"OSA for Dreamweaver" allows Macromedia Dreamweaver to be scripted via AppleScript and other OSA languages.
The SK8 system was initially programmed in Lisp. This was considered too arcane for general use. Additionally, there was growing concern about the number of different languages in use at Apple. As part of a wider effort to modernize the MacOS, a new unified scripting language was desired. In 1989 Kleiman joined David Canfield Smith and Larry Tesler to design and implement the first version of AppleScript. This version of AppleScript used SK8 objects, and two later the Apple Product Division re-implemented AppleScript using AppleEvents as the glue for communicating with AppleScript objects. The original prototype was then renamed SK8Script, and was itself re-implemented in assembler in 1992.
For instance, consider the following AppleScript sequence controlling a fictional drawing application:
This section of AppleScript code shows the two styles of comments used in that language.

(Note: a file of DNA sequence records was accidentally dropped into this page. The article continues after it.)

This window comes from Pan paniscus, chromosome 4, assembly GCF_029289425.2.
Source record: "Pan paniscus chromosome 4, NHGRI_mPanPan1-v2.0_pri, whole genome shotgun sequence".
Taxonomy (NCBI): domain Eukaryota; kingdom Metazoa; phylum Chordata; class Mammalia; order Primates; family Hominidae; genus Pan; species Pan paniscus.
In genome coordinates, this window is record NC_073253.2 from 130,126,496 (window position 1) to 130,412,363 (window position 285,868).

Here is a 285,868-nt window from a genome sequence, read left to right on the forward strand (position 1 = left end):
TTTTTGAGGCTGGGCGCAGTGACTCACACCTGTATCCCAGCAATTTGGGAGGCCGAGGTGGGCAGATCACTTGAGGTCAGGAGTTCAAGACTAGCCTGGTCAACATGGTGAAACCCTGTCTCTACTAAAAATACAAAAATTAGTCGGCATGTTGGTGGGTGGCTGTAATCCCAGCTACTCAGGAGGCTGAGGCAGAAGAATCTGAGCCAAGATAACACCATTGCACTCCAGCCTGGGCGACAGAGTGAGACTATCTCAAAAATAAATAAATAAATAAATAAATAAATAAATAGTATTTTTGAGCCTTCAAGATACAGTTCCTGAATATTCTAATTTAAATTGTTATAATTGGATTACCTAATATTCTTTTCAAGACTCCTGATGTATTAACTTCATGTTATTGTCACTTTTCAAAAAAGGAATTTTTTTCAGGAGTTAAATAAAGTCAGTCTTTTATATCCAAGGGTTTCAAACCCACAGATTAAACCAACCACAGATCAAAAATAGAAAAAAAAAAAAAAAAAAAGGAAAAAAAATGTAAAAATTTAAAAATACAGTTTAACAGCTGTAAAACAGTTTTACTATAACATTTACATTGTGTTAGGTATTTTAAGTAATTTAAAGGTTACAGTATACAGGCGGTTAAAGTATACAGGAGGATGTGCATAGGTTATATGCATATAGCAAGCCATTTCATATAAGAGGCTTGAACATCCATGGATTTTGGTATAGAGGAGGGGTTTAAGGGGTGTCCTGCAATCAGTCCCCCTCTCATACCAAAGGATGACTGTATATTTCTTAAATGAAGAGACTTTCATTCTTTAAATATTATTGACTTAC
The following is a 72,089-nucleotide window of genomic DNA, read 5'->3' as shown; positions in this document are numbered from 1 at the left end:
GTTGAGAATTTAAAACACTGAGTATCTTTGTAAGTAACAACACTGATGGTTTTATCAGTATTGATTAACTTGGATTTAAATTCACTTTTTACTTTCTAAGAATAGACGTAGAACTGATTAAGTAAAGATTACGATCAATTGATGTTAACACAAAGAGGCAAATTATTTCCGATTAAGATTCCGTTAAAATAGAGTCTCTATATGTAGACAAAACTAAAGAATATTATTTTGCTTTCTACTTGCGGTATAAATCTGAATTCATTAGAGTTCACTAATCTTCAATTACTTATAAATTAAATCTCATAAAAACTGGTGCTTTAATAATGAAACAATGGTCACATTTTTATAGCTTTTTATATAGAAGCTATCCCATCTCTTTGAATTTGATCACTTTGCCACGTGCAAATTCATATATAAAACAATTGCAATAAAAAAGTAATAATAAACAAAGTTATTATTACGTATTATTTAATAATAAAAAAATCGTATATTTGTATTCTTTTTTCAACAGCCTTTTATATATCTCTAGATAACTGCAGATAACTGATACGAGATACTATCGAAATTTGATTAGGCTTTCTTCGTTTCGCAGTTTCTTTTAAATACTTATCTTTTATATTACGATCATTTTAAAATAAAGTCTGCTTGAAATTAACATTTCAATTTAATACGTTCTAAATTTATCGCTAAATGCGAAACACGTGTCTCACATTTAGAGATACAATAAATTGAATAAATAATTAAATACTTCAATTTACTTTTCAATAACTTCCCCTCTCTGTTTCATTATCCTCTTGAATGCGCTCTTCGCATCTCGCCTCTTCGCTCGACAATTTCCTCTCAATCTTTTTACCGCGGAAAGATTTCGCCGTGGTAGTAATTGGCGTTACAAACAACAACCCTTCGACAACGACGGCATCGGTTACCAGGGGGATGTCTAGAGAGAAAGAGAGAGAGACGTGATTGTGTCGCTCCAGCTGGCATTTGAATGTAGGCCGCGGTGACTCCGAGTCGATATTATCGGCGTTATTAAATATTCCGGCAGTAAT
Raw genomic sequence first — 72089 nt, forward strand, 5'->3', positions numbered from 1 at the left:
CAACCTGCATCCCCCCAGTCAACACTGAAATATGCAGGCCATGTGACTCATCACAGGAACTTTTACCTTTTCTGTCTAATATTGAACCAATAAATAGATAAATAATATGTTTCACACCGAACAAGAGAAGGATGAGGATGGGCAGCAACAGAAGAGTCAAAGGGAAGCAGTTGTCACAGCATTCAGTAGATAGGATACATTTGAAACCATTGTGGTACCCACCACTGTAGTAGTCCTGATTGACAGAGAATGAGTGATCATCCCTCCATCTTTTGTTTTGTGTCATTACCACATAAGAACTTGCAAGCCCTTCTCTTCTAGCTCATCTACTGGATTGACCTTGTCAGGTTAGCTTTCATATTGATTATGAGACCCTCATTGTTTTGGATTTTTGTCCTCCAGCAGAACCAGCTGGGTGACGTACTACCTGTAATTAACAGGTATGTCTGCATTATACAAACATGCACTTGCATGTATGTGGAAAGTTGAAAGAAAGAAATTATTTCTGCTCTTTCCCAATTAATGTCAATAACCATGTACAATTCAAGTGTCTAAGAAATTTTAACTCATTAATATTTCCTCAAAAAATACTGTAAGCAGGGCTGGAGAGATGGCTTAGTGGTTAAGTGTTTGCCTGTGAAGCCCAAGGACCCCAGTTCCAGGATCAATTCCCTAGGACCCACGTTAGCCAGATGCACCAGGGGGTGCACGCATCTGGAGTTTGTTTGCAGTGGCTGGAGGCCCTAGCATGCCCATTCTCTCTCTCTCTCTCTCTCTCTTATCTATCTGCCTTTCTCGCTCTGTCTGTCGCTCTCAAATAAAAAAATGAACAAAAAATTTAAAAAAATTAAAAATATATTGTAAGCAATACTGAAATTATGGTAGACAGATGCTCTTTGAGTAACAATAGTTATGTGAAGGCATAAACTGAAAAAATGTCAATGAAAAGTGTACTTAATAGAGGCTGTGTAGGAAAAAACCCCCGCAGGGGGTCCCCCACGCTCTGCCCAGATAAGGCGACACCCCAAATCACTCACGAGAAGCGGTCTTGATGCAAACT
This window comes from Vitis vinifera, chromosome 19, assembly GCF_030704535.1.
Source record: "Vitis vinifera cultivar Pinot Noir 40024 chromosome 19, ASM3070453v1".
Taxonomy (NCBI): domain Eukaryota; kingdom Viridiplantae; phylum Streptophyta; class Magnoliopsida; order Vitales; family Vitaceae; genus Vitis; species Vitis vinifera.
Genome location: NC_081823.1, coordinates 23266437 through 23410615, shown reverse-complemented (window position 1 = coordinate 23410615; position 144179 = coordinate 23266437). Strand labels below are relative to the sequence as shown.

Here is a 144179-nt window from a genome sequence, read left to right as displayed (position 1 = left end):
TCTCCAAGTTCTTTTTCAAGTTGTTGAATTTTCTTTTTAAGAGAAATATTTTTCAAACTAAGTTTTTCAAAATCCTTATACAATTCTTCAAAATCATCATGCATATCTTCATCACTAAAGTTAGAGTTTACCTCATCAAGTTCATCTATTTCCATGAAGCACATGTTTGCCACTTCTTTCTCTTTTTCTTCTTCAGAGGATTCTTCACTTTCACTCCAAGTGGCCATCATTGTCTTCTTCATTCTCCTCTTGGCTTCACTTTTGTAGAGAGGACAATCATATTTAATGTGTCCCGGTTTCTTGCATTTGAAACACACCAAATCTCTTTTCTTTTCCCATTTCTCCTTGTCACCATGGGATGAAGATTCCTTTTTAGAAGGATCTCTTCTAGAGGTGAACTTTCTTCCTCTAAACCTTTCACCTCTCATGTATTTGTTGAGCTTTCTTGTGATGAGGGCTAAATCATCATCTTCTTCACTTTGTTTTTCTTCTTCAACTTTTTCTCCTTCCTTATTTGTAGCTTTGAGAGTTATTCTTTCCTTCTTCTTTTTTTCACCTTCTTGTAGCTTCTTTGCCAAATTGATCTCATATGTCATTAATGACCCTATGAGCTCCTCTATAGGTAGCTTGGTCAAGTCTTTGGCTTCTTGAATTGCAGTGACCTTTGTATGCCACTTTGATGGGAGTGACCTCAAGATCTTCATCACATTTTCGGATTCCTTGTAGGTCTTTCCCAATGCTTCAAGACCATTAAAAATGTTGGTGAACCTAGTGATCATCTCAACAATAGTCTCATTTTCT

AppleScript was released in October 1993 as part of System 7.1.1 (System 7 Pro, the first major upgrade to System 7). QuarkXPress (ver. 3.2) was one of the first major software applications that supported AppleScript. This in turn led to AppleScript being widely adopted within the publishing and prepress world, often tying together complex workflows. This was a key factor in retaining the Macintosh's dominant position in publishing and prepress, even after QuarkXpress and other publishing applications were ported to Microsoft Windows.
With the release of version 3.1, Merlin Project supported scripting in AppleScript and Javascript dialects.
In AppleScript, the traditional "Hello, world!" program could be written in many different forms:
Soghoian was an advocate for AppleScript years before being employed by Apple. As a consultant, he created automation solutions for the publishing industry in the 1990s. Soghoian also authored a popular script collection called Sal’s AppleScript Snippets, the ShadowCaster Quark XTension, two books, including AppleScript 1-2-3, and numerous magazine articles about automation. He was a special guest at one Leopard Tech Talk. He was a featured presenter for Quark, Thunder Lizard Productions, Apple, Seybold, and the Macworld conferences.
"Property List Tools" allows native AppleScript parsing of the Mac OS X Property Lists file type (".plist" files).
GEDitCOM has native support of GEDCOM files, and is customizable and extensible through Applescript, Python, or Ruby.
To designate which application is meant to be the target of such a message, AppleScript uses a "tell" construct:
AOCE was publicly released in September 1993, part of the System 7 Pro bundle that also included AppleScript utilities.